The Process Genre

posted by Jason Kottke Feb 14, 2020

From Duke University Press and author Salomé Aguilera Skvirsky comes what looks like an intriguing book on the beloved phenomenon of "how things are made" media — you know, things like "how to" cooking videos and IKEA instructions — The Process Genre: Cinema and the Aesthetic of Labor (at Amazon). From the book's introduction:

Chapter 3, "Aestheticizing Labor," argues that the category of labor is central to the process genre. In my account, the process genre is, in effect, always symptomatically reflecting on the interactions of human labor, technology (i.e., tools, instruments, machines), and nature. The chapter first examines the genre's relation to technique. Then it surveys the political implications of the ways in which labor is poeticized in the genre. In its most exalted examples, the process genre presents a striking paradox. On the one hand, it is the most instrumentalist of genres. After all, it is a genre constituted by the presentation of a sequential series of steps, all aiming at a useful result; it is a genre that is usually associated with what scholars call "useful cinema." On the other hand, it is a genre that has produced some of the most romantic, utopian depictions of labor in which labor figures not as that from which human beings seek relief in the form of listless leisure, but as the activity that gives human life meaning. The philosophical basis for the centrality of labor to life — what has been called the "metaphysics of labor" — finds expression in the process genre; thus, the genre stands in opposition to the politics of antiwork.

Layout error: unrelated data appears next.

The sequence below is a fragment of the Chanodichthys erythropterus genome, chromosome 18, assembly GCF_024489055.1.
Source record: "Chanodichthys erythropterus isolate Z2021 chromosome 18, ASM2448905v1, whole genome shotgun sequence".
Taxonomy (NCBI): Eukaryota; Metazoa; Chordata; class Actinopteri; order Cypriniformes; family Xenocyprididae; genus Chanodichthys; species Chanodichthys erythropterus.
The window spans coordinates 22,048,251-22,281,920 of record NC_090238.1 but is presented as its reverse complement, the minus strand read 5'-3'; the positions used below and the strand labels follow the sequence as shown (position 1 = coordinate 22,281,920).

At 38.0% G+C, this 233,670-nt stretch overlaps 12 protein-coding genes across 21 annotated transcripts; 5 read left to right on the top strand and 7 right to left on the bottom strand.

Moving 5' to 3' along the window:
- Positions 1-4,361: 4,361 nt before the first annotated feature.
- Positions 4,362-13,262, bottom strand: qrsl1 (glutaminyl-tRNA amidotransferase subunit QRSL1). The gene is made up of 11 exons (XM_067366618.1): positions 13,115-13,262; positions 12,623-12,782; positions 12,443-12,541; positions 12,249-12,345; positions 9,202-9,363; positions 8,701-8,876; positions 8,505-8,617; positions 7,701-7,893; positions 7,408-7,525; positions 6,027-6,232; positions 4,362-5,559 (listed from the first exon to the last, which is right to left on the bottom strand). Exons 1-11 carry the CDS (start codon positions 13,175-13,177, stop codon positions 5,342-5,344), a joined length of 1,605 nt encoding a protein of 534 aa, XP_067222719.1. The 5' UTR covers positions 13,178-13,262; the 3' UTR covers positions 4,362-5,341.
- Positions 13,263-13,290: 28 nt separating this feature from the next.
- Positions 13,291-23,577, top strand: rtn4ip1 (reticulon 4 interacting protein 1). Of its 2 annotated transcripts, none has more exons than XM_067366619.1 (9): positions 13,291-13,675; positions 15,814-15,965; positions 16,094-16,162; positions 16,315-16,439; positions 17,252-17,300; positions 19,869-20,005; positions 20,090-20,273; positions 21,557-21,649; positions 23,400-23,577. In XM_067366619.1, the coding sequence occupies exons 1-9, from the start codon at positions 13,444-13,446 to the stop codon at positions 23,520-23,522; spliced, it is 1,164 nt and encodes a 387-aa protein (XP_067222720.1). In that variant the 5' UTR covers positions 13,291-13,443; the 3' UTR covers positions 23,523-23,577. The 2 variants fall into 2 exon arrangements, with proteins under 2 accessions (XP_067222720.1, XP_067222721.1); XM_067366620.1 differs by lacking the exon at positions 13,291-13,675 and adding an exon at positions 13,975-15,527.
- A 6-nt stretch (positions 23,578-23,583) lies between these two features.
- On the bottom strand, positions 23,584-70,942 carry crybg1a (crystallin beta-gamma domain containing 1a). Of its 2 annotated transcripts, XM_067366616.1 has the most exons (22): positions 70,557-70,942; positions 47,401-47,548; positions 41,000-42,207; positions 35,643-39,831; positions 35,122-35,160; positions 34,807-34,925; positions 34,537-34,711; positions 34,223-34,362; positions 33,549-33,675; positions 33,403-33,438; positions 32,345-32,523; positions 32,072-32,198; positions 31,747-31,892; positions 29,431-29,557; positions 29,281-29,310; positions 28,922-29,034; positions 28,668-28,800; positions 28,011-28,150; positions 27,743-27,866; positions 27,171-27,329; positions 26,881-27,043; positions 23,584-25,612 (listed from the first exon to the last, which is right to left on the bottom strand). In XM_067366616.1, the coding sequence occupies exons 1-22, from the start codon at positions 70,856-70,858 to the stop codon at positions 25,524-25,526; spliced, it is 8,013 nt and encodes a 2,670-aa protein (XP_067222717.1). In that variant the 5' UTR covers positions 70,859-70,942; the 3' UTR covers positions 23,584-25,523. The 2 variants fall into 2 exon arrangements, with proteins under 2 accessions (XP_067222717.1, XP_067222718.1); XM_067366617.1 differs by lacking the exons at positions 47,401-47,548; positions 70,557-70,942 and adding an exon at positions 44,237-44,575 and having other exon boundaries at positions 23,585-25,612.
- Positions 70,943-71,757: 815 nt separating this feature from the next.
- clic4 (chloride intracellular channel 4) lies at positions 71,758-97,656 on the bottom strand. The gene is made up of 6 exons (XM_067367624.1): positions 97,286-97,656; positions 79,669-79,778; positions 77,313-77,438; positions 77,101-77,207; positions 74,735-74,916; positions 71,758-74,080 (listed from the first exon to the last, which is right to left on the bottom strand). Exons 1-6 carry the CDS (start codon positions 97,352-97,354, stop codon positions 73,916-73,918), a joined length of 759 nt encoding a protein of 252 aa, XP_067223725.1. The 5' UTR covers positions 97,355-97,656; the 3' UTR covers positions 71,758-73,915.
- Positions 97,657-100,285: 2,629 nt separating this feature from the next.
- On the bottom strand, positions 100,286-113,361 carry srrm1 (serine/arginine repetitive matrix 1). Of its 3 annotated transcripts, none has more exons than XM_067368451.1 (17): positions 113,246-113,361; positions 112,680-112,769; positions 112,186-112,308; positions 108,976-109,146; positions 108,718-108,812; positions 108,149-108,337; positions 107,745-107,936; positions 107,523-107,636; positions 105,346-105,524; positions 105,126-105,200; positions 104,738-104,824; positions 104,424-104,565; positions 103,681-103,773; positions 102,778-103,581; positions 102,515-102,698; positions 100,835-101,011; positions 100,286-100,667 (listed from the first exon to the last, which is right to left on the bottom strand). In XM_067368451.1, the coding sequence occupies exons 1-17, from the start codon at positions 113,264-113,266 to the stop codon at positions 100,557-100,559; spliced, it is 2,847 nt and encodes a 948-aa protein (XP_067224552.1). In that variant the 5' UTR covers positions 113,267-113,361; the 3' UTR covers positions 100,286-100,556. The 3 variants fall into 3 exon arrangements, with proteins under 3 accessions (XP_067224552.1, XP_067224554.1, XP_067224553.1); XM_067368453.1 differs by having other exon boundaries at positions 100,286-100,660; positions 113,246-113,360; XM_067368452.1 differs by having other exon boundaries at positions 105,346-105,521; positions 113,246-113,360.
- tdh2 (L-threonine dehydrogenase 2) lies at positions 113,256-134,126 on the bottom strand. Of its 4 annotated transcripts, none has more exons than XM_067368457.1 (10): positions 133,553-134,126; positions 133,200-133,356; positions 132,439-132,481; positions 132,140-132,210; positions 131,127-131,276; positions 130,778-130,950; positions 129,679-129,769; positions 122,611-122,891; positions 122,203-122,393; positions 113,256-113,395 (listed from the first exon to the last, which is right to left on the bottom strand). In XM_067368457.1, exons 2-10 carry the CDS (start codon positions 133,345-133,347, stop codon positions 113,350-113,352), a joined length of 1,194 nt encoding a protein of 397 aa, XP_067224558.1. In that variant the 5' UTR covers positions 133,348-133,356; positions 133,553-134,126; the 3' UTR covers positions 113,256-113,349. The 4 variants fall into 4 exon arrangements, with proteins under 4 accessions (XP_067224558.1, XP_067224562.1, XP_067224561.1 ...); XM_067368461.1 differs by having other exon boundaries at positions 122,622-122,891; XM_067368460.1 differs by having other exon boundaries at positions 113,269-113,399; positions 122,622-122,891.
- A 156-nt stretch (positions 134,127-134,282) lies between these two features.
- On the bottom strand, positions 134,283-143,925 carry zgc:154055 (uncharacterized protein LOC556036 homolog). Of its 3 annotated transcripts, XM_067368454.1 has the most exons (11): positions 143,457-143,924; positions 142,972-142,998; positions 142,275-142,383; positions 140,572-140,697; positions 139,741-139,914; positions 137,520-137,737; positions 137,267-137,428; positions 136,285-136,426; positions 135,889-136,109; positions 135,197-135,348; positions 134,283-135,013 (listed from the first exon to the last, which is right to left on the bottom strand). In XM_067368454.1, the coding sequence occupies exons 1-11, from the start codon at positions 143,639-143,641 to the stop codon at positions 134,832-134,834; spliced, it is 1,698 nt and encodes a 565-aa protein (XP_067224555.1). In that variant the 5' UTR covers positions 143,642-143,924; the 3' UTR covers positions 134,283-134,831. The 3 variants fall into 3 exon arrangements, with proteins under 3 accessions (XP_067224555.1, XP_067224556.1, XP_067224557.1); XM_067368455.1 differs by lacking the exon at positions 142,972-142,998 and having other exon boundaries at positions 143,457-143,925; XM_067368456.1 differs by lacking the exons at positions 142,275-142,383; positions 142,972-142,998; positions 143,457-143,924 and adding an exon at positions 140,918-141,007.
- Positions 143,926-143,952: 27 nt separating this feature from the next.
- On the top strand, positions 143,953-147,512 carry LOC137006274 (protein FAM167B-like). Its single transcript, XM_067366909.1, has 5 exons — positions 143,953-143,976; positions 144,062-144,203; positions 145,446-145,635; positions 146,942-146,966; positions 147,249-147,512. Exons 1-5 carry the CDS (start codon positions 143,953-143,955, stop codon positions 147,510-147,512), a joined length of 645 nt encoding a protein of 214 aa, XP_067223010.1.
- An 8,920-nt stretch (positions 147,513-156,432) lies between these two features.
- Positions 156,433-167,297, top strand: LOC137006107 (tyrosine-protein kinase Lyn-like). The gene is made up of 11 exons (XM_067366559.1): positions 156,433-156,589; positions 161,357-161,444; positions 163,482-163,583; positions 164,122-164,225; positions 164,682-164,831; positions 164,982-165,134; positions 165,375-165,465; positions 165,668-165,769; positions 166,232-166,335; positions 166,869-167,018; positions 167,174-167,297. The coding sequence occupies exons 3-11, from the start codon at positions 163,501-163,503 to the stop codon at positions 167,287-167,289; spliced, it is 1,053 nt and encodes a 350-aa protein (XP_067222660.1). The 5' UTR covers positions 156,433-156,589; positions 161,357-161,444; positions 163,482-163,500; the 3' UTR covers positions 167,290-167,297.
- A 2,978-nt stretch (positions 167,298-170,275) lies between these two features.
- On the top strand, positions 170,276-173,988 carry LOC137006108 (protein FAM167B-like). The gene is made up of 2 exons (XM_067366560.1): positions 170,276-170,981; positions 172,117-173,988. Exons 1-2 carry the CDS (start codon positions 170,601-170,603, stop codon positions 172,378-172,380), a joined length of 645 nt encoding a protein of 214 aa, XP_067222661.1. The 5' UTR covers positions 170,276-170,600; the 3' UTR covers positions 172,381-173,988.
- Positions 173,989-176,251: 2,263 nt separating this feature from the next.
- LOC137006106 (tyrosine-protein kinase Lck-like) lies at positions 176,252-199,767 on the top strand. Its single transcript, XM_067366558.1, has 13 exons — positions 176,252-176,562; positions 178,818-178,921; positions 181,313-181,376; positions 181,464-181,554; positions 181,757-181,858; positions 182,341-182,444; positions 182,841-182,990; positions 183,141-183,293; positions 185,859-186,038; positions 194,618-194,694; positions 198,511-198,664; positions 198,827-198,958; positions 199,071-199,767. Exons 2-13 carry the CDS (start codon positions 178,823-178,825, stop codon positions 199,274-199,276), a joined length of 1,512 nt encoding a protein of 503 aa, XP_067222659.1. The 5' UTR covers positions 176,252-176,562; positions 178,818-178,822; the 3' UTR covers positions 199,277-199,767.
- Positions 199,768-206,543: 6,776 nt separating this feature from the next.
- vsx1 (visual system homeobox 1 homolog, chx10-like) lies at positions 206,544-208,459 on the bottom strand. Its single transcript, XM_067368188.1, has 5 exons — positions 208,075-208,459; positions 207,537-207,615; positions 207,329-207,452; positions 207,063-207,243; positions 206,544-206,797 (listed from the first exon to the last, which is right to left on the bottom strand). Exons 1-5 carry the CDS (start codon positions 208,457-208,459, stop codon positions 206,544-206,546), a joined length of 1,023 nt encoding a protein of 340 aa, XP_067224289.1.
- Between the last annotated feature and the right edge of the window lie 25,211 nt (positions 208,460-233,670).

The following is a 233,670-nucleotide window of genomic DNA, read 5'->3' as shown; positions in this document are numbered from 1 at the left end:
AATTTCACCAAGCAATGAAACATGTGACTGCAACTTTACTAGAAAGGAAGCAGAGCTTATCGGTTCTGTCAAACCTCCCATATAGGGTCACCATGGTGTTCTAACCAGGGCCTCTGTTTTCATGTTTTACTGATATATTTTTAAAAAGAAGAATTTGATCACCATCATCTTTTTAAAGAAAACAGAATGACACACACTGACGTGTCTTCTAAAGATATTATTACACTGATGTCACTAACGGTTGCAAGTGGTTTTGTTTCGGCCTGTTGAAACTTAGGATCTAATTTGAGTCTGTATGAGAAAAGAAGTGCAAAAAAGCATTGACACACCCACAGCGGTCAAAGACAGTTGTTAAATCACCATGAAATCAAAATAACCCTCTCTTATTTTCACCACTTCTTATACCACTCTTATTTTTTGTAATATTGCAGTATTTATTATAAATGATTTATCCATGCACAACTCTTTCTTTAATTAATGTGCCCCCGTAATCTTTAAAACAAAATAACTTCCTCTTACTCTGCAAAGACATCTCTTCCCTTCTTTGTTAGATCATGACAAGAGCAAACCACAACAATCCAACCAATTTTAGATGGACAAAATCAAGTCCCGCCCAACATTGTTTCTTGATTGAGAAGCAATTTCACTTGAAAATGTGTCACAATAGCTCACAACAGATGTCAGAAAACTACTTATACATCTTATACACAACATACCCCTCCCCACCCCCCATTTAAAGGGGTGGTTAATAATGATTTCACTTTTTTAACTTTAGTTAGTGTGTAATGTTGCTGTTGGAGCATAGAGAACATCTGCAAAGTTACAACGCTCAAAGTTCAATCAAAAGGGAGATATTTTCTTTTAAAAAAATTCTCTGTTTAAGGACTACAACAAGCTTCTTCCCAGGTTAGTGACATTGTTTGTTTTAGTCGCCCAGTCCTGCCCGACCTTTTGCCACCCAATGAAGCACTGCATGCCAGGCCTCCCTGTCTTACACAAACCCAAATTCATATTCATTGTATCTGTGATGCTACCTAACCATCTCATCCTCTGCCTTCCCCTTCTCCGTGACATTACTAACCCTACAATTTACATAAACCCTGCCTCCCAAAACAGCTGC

The photos on the cover of the book are stills from the Mister Rogers video on how crayons are made:

As you've probably observed, I am an unabashed fan of the process genre, with dozens of videos & tutorials in kottke.org's how to tag alone. Some of my particular favorites are the crayon video above (along with a similar one from Sesame Street), an Oscar-winning short from 1958 about glassmaking, the Primitive Technology videos, how marbled paper is made, how candy is made at the Teddy Grays factory, and the National Film Board of Canada's video about how to make an igloo. (thx, jason! (no relation))